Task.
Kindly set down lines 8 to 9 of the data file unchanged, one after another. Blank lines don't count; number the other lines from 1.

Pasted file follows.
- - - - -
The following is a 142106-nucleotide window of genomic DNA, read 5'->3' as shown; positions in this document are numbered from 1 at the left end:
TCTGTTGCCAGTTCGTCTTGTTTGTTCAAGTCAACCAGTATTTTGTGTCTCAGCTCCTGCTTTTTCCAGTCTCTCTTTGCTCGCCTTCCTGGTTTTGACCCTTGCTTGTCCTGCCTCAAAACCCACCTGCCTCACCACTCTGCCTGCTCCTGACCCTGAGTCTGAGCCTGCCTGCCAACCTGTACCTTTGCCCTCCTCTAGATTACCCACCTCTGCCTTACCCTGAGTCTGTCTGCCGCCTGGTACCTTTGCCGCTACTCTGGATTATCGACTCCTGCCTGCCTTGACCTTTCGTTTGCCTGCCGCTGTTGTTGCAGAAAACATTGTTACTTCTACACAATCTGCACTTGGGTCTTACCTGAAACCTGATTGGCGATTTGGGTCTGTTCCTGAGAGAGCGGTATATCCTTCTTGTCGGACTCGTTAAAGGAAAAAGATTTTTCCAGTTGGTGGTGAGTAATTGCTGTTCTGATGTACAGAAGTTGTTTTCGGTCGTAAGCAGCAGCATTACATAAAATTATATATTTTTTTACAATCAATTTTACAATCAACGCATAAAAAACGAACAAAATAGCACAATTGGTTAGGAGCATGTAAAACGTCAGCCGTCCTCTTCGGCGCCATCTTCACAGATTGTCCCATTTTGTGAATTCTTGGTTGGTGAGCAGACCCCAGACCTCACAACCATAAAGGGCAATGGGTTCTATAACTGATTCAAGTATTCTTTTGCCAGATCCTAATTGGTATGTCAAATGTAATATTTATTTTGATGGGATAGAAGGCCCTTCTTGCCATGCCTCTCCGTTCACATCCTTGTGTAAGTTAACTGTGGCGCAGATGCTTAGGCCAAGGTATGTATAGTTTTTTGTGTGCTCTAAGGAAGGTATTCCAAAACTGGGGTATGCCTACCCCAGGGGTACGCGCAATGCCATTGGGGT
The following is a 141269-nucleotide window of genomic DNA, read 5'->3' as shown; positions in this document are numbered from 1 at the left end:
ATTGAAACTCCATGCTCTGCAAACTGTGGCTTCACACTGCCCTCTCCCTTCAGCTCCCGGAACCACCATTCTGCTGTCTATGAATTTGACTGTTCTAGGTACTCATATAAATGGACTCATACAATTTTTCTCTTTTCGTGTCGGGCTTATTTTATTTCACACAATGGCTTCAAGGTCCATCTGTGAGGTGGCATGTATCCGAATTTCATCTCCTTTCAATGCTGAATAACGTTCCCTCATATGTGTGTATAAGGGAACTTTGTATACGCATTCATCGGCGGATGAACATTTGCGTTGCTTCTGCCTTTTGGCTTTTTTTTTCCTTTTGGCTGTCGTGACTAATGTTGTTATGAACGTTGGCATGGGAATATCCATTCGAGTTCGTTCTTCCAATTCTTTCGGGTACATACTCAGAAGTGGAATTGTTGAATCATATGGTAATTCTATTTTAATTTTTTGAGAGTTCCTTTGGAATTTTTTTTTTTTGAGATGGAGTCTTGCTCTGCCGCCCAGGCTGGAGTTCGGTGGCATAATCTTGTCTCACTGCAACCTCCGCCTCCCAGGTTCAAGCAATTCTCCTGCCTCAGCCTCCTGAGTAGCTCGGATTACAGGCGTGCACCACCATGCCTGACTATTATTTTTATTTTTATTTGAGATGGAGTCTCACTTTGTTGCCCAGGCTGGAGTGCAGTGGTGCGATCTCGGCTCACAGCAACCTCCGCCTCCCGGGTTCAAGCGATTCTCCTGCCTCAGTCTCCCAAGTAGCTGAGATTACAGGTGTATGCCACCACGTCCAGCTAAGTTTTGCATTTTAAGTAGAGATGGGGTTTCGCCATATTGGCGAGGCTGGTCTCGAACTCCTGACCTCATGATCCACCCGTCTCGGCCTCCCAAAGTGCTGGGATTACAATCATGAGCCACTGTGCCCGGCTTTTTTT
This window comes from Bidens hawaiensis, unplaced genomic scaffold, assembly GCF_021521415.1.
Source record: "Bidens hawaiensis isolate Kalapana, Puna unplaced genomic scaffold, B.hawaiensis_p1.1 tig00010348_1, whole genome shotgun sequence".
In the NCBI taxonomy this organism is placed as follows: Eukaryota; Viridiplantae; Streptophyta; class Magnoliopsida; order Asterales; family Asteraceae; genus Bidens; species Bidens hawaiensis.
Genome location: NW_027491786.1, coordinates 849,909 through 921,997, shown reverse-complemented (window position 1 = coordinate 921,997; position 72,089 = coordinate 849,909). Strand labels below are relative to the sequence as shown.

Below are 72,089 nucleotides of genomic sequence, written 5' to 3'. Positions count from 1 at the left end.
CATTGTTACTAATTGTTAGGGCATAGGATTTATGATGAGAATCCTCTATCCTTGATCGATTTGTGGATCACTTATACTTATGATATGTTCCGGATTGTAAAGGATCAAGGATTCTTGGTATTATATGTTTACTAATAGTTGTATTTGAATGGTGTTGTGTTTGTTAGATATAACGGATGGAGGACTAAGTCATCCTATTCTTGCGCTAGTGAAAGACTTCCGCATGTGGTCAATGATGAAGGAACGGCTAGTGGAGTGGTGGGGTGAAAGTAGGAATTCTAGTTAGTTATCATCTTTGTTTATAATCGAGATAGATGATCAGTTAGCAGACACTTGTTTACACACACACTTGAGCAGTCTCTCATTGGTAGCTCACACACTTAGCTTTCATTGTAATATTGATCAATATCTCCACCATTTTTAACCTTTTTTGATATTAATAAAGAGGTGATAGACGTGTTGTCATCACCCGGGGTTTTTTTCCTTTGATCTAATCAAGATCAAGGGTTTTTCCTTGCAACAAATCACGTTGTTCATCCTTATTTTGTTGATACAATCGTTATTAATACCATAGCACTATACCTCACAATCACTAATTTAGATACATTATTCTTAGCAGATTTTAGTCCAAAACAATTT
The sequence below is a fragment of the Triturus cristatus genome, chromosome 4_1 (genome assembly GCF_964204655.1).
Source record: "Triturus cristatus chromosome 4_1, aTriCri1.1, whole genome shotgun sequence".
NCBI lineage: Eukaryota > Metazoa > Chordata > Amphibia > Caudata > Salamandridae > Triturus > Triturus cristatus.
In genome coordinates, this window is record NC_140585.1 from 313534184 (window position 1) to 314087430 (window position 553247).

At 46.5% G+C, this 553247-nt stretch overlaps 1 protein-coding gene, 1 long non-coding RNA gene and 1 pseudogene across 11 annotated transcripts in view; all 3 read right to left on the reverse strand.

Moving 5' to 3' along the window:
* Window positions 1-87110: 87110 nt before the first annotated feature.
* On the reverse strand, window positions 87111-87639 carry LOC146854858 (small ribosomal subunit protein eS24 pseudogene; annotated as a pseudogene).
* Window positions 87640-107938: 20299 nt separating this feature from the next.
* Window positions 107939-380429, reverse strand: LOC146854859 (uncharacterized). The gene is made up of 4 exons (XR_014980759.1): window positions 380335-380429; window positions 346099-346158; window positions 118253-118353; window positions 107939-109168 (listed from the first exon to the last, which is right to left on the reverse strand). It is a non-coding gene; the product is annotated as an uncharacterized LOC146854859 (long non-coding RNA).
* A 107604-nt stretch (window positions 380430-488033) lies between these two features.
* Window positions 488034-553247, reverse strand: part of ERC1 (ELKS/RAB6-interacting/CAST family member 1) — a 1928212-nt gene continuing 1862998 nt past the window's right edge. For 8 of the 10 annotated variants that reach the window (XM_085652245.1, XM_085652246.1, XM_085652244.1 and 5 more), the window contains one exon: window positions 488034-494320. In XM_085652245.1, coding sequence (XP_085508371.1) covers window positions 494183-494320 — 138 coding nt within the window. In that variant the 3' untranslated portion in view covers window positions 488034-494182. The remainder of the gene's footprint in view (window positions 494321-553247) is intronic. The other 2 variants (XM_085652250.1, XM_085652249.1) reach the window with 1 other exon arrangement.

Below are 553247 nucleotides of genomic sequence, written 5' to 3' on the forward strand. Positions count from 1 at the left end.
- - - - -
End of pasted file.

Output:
Genome location: NW_027491786.1, coordinates 849,909 through 921,997, shown reverse-complemented (window position 1 = coordinate 921,997; position 72,089 = coordinate 849,909). Strand labels below are relative to the sequence as shown.

Below are 72,089 nucleotides of genomic sequence, written 5' to 3'. Positions count from 1 at the left end.